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Monday, 24 September, 2001, 15:30 GMT 16:30 UK
Robert Harris: Unravelling the Enigma
As the movie Enigma hits our screens BBC News Online talks to Robert Harris, whose original novel about the work of wartime code breakers inspired the film makers.
For Robert Harris, best-selling author of Enigma, Fatherland and Archangel, the work of code breakers at Bletchley Park during World War II cannot be overestimated.
"It probably shortened the war by two years and given that Hitler had developed jet engines and rockets, it's clear that Bletchley saved millions of lives," he says.
For many years after the war the work at Bletchley Park, codenamed Station X, remained a closely guarded secret.
The former home of a London financier, Bletchley Park became the focus of wartime efforts to break codes used by Nazi Germany, which were encrypted using their Enigma machines.
Under intense conditions Station X seethed with life, intellectual stimulus, individuality and eccentricity.
Harris first stumbled across the tale while watching a documentary about the brilliant mathematician Alan Turing who worked at the establishment.
"I thought what a great character a code breaker would make.
"My initial thought was a code breaker who saw a message or broke a message he wasn't supposed to read."
It took Harris three years to write the book as he tracked down former Station X code breakers and personnel from the site who were able to detail the minutiae of life at Bletchley Park.
"The detail of Bletchley Park - how it worked, where the coders worked - nobody really knew that.
"I tried to pick the single most dramatic short period I could find in Bletchley's history.
"I picked on a week in March 1943 where, briefly, the British were blacked out in reading the Shark Enigma - which was the Enigma key for the U-boats - and they lost the ability to read Enigma just as the biggest two convoys for the war left New York.
"There was carnage in the North Atlantic and I took the frantic battle to get back into reading the code as the backdrop for the book."
Around that backdrop Harris wove a story about "a rather naive code breaker who was a genius, who worked under great strain and whose girlfriend had disappeared".
Together, the historical background and detail and the fictional tale of a code breaker are combined to create a fast-paced thriller.
Harris says his "literary career was a fluke" but his first novel Fatherland, published in the early 1990s, became an international bestseller.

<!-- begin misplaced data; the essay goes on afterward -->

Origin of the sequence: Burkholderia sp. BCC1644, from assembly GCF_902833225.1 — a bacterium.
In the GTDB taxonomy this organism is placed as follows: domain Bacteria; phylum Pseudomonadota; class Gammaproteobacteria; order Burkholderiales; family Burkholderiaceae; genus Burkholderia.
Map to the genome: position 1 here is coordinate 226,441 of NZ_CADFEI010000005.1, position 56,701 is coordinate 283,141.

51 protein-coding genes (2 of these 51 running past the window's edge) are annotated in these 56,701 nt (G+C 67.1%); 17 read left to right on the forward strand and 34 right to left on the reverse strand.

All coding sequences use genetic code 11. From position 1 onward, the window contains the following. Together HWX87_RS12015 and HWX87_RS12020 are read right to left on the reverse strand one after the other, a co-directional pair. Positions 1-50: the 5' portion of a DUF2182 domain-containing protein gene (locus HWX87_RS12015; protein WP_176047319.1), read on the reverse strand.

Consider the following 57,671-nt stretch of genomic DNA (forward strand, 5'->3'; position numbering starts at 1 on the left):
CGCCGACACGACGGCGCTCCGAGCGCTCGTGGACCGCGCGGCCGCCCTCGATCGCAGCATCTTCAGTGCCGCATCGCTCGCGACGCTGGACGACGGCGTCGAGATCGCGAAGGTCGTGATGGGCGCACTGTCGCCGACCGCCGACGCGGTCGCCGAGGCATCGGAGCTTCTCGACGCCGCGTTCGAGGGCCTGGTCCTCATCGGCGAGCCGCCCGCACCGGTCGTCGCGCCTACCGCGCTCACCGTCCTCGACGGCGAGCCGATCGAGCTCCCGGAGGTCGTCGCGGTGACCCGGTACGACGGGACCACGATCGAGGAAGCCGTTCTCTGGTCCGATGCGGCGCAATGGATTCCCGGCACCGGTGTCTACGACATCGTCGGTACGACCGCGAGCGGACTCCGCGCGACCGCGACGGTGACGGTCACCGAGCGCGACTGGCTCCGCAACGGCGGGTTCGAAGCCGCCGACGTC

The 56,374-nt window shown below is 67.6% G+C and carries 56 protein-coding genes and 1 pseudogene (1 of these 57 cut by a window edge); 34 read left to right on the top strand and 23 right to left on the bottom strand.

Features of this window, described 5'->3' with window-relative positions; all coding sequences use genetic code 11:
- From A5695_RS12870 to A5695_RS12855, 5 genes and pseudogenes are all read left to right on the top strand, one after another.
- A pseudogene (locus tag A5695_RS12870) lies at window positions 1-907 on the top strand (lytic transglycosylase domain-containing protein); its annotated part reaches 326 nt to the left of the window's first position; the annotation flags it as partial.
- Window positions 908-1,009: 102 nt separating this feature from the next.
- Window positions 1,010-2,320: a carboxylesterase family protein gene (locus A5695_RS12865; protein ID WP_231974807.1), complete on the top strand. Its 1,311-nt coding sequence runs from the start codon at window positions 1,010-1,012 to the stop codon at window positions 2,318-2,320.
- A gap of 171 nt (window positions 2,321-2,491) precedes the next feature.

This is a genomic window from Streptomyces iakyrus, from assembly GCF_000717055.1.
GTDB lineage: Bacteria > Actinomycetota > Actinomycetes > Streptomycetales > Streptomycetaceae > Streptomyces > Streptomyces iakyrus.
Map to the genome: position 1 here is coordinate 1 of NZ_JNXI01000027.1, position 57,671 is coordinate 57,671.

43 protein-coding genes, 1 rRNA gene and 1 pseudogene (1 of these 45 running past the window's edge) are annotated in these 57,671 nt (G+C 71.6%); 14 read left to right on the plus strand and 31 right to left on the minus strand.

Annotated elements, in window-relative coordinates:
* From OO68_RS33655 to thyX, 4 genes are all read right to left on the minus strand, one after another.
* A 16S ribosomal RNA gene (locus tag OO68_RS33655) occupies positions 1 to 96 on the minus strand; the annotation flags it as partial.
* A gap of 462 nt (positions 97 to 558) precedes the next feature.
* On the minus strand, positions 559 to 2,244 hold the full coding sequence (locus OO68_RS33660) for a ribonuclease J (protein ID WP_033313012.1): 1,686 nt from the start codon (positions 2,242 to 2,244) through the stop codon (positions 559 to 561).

He followed it up with Enigma and Archangel.
A former correspondent with the BBC and a political columnist for the Sunday Times, his novels have sold more than six million copies and have been translated into 30 languages.
He has been likened to Orwell, Greene and Le Carré, weaving his fictional tales against a backdrop of strong historical fact.
The 44-year-old also has strong links with the Labour government - he is a close friend of former cabinet minister Peter Mandelson - and was one of a few journalists given close access to Tony Blair when he fought the 1997 election campaign.
The cracking of the German code meant the Allies were able to beat Rommel in north Africa, route convoys around the U-boats and fool the Nazis over the true location for the D-Day landings.
"Enigma was the nerve centre of the whole German war machine - there were about 200,000 Enigma machines and every railway station, every air base, every warship and army unit all used Enigma to communicate.
"It meant they could see virtually everything the enemy was going to do," explains Harris.
The novel would have seemed a perfect vehicle for a film but it took six years to bring to the screen.
"The basic problem was that it was always a very British story - the novel is very British, there are very British characters," says Harris.
"As we know, to get a film made you really have to appeal to the American market.
"There certainly was pressure to have more Americans in it and to beef up the part of the Americans in the film."
But the film finally went into production as Harris planned - with a screenplay by Tom Stoppard - thanks to the success director Michael Apted enjoyed with the last Bond movie.
"Michael Apted made the last James Bond film and that made him much more commercial and the money was advanced.
"Oddly enough, this totally British film has been financed by foreign money, most of it German."
Harris says he likes the film version "very much" but he has a warning.
"I think anyone going to see it should be aware it is not your traditional blockbuster movie - it is quite an intricate story and you have to concentrate."
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